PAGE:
Notice what the scriptures tell us:
"Therefore, cheer up your hearts, and remember that ye are free to act for yourselves-to choose the way of everlasting death or the way of eternal life" (2 Nephi. 10:23). Eternal live is the kind of life that God lives. It's living with God in the highest degree of the celestial kingdom, and everlasting death is everlasting separating from God, i.e., living in the terrestrial or telestial kingdom.
"Wherefore, men are free according to the flesh; and all things are given them which are expedient unto man. And they are free to choose liberty and eternal life, through the great Mediator of all men, or to choose captivity and death, according to the captivity and power of the devil; for he seeketh that all men might be miserable like unto himself" (2 Nephi 2:27). The devil seeks to prevent as many of God's children from reaching their full potential - i.e., exaltation - so the choice that is placed before us is to follow the path that leads to eternal life, through Christ's atoning sacrifice, or to choose the path that the devil wants us to follow which will separate us from God.
This is what God told the Israelites when He said, "Behold, I set before you this day a blessing and a curse; A blessing, if ye obey the commandments of the LORD your God, which I command you this day: And a curse, if ye will not obey the commandments of the LORD your God, but turn aside out of the way which I command you this day, to go after other gods, which ye have not known" (Deuteronomy 11:26-28). This is the same thing that Joshua told them (see Joshua 24:15).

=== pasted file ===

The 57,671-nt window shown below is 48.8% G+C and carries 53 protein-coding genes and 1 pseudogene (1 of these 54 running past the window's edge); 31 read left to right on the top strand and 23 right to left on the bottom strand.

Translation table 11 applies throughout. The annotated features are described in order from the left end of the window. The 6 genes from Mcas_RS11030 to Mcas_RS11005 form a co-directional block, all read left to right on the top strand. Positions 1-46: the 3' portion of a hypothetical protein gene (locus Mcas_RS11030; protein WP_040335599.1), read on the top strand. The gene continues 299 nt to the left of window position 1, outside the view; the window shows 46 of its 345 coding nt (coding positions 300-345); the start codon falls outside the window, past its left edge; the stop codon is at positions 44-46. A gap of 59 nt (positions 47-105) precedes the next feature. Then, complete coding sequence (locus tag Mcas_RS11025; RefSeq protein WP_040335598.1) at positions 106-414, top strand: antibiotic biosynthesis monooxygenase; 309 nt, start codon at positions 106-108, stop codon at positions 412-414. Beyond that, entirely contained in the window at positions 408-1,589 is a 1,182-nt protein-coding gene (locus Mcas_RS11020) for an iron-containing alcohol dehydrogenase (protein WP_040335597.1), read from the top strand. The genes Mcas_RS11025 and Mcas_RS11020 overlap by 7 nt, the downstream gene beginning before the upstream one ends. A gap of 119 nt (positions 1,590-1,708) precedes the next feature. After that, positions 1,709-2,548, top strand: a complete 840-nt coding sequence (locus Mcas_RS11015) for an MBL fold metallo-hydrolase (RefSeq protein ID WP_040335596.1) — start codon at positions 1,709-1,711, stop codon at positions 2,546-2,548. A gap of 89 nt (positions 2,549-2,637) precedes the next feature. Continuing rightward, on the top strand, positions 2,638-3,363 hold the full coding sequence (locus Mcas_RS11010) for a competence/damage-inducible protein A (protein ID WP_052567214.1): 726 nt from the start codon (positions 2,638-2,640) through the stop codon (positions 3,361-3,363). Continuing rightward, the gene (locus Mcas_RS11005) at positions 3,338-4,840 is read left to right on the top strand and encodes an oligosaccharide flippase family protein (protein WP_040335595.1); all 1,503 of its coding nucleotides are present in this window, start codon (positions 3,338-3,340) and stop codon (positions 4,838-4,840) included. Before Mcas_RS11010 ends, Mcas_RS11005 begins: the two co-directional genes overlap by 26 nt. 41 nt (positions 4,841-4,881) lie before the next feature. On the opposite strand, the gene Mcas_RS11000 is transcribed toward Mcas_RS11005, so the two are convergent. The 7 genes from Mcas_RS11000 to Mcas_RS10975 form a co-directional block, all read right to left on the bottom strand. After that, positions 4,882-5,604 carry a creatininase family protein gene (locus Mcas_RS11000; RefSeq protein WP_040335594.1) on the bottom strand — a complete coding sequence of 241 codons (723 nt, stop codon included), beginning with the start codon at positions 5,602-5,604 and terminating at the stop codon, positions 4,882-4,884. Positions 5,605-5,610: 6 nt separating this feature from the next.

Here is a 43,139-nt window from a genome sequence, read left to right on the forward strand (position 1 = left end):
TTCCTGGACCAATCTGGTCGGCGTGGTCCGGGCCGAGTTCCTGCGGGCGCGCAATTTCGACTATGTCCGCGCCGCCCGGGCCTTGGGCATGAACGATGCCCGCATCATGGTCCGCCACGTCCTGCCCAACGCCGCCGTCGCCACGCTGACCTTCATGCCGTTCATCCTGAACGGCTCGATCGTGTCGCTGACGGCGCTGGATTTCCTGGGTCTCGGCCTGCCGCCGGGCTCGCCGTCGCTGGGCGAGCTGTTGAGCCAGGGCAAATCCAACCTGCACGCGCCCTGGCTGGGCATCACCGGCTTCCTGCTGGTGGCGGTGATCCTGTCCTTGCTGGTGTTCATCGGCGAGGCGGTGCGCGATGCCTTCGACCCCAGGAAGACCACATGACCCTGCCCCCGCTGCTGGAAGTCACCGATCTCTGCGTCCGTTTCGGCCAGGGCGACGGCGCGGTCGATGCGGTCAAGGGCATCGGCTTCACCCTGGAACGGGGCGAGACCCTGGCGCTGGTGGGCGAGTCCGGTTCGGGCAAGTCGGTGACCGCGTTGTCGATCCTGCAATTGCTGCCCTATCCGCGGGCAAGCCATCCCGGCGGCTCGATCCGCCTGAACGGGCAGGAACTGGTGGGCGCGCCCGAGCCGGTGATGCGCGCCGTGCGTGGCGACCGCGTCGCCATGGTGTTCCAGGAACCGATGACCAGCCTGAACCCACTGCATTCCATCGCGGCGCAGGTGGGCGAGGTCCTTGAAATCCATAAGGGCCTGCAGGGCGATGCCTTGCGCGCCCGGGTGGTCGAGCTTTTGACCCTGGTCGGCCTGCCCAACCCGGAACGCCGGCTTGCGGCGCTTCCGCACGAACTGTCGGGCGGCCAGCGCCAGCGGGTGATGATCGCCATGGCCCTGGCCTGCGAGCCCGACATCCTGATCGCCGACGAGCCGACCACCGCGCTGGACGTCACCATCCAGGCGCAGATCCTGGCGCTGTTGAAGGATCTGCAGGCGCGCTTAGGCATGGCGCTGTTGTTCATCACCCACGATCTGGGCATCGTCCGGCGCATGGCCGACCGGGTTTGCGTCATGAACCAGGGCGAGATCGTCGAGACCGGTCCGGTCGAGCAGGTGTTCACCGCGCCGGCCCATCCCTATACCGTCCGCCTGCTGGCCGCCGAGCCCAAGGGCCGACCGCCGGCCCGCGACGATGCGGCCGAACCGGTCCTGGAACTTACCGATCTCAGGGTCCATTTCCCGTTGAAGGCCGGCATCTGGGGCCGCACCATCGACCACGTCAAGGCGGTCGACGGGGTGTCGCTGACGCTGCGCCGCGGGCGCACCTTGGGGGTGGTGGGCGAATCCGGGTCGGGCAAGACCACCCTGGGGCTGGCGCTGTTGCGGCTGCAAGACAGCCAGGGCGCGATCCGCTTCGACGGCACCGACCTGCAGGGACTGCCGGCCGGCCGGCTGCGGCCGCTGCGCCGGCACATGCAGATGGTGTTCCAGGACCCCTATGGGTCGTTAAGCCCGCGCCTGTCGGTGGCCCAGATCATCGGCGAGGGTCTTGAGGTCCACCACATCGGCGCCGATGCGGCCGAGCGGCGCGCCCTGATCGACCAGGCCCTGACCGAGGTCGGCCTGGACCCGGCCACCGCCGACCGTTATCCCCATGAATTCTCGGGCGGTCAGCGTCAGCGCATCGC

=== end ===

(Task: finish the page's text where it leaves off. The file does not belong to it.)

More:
Nephi prophesied to his people that, "when these things have passed away a speedy destruction cometh unto my people; for, notwithstanding the pains of my soul, I have seen it; wherefore, I know that it shall come to pass; and they sell themselves for naught; for, for the reward of their pride and their foolishness they shall reap destruction; for because they yield unto the devil and choose works of darkness rather than light, therefore they must go down to hell" (2 Nephi 26.10).
Notice that the choice we are given is to either yield ourselves to the devil or yield ourselves to God. The freedom we have been given is to chose whether we want to do works of darkness or whether we choose to do works of light. That is the choice we have been given the freedom to make, and the choice we make will determine which kingdom and which degree within that kingdom we will qualify for.
When we left our heavenly home we were convinced that we would always make the right choice but once we have both physically and mentally left the presence of God (a veil of forgetfulness having been placed over our mind when we came to earth) it isn't always clear what the right choice is. That's why God has given us commandments . If we always follow His commandments they will always help us make the right choice.
Jesus described the path that leads to eternal life as being straight and narrow. That is true but it is also rough, rugged, and steep. In order for us to reach the highest level of heaven we have to rise above the things of the world and the higher we go the more difficult the way becomes. To achieve exaltation it is deliberately meant to be hard; it is meant to be a struggle, but it is in struggling that we become stronger.
Exaltation may sound like a wonderful goal to strive for but it also involves taking upon ourselves tremendous, and eternally significant responsibilities, and only those who are willing to shoulder those responsibilities have the right to be exalted. Those who are not willing to gain the skill and knowledge to always choose good over evil are not prepared to assume the responsibilities that exalted beings must take upon themselves.
If we image a straight road going up the side of a rocky mountain, every so often we will come to a fork in the road and we will be faced with a decision of which road to take. God will not make that decision for us. "He'll call, persuade, direct aright, and bless with wisdom, love, and light. In nameless ways [He'll] be good and kind, but [He will] never force the human mind" (hymn #240) because God wants to see which choice we will make.